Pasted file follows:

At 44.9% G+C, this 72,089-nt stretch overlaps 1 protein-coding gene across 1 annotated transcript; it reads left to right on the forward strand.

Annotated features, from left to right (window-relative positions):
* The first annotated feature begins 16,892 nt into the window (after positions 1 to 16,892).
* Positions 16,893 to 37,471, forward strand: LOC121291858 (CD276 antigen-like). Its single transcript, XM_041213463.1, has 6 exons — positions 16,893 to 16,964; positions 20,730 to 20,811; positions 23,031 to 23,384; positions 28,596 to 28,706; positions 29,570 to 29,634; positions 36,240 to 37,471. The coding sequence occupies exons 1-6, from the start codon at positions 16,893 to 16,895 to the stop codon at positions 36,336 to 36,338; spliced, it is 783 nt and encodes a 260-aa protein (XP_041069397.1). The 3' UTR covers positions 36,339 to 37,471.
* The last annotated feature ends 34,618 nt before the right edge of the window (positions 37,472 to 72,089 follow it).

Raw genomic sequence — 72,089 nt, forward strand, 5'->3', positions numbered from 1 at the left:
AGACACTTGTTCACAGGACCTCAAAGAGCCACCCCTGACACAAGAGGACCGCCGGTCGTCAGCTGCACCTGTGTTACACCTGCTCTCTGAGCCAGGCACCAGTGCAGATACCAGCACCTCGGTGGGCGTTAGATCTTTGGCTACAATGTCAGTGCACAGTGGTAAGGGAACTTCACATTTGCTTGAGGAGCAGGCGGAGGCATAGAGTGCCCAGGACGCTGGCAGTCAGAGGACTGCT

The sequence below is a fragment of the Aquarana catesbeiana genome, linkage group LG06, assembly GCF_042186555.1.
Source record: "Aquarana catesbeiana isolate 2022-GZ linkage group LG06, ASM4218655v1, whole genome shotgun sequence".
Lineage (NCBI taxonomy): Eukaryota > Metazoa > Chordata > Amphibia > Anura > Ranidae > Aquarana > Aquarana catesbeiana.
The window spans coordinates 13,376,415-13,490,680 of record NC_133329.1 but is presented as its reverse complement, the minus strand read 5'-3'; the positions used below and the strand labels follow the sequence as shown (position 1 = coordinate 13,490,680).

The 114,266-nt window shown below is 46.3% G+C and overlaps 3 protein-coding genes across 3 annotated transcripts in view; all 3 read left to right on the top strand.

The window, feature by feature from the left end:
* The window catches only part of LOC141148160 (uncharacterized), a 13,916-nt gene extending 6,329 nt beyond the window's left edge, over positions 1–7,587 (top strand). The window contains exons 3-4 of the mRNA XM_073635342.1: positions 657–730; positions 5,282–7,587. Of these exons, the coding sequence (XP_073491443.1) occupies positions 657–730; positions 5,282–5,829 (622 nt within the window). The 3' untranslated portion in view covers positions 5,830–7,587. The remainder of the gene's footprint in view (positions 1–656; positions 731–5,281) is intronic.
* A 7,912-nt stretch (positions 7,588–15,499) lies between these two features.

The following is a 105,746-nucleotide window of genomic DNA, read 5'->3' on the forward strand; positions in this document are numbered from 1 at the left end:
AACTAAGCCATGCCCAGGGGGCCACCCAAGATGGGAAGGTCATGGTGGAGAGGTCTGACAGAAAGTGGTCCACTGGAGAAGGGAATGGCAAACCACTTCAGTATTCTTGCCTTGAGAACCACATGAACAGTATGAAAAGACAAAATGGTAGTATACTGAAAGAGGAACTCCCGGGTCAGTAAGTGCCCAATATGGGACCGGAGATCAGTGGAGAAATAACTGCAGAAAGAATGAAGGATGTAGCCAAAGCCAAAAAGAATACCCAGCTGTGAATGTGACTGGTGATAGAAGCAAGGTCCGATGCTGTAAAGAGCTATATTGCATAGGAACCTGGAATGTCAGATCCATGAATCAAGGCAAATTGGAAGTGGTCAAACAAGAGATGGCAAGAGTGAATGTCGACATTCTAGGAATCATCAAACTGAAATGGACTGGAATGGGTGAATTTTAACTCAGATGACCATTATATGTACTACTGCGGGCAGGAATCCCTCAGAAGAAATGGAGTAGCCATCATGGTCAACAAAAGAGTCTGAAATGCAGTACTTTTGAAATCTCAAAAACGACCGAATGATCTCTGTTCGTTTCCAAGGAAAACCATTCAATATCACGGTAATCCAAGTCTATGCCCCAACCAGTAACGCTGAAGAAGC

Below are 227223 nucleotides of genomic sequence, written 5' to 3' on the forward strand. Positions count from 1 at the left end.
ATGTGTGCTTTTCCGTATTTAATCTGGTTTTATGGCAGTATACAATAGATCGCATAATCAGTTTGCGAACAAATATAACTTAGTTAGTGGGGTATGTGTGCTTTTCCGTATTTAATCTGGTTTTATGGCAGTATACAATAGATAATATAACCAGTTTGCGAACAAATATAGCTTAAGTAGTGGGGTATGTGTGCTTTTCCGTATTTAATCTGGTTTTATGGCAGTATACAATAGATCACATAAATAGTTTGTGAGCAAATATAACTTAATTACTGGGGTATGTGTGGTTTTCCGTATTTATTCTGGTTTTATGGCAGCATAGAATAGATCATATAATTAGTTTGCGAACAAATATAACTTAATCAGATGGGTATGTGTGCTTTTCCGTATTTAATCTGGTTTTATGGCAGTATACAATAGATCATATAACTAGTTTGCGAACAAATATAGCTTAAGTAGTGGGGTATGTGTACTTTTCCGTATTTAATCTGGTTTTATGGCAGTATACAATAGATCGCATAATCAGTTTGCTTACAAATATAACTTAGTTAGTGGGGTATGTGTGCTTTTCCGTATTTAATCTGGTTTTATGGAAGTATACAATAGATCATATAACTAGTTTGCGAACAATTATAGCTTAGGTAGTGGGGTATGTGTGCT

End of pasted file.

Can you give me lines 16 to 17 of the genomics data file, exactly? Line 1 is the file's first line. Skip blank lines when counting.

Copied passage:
The following is a 105,746-nucleotide window of genomic DNA, read 5'->3' on the forward strand; positions in this document are numbered from 1 at the left end:
AACTAAGCCATGCCCAGGGGGCCACCCAAGATGGGAAGGTCATGGTGGAGAGGTCTGACAGAAAGTGGTCCACTGGAGAAGGGAATGGCAAACCACTTCAGTATTCTTGCCTTGAGAACCACATGAACAGTATGAAAAGACAAAATGGTAGTATACTGAAAGAGGAACTCCCGGGTCAGTAAGTGCCCAATATGGGACCGGAGATCAGTGGAGAAATAACTGCAGAAAGAATGAAGGATGTAGCCAAAGCCAAAAAGAATACCCAGCTGTGAATGTGACTGGTGATAGAAGCAAGGTCCGATGCTGTAAAGAGCTATATTGCATAGGAACCTGGAATGTCAGATCCATGAATCAAGGCAAATTGGAAGTGGTCAAACAAGAGATGGCAAGAGTGAATGTCGACATTCTAGGAATCATCAAACTGAAATGGACTGGAATGGGTGAATTTTAACTCAGATGACCATTATATGTACTACTGCGGGCAGGAATCCCTCAGAAGAAATGGAGTAGCCATCATGGTCAACAAAAGAGTCTGAAATGCAGTACTTTTGAAATCTCAAAAACGACCGAATGATCTCTGTTCGTTTCCAAGGAAAACCATTCAATATCACGGTAATCCAAGTCTATGCCCCAACCAGTAACGCTGAAGAAGC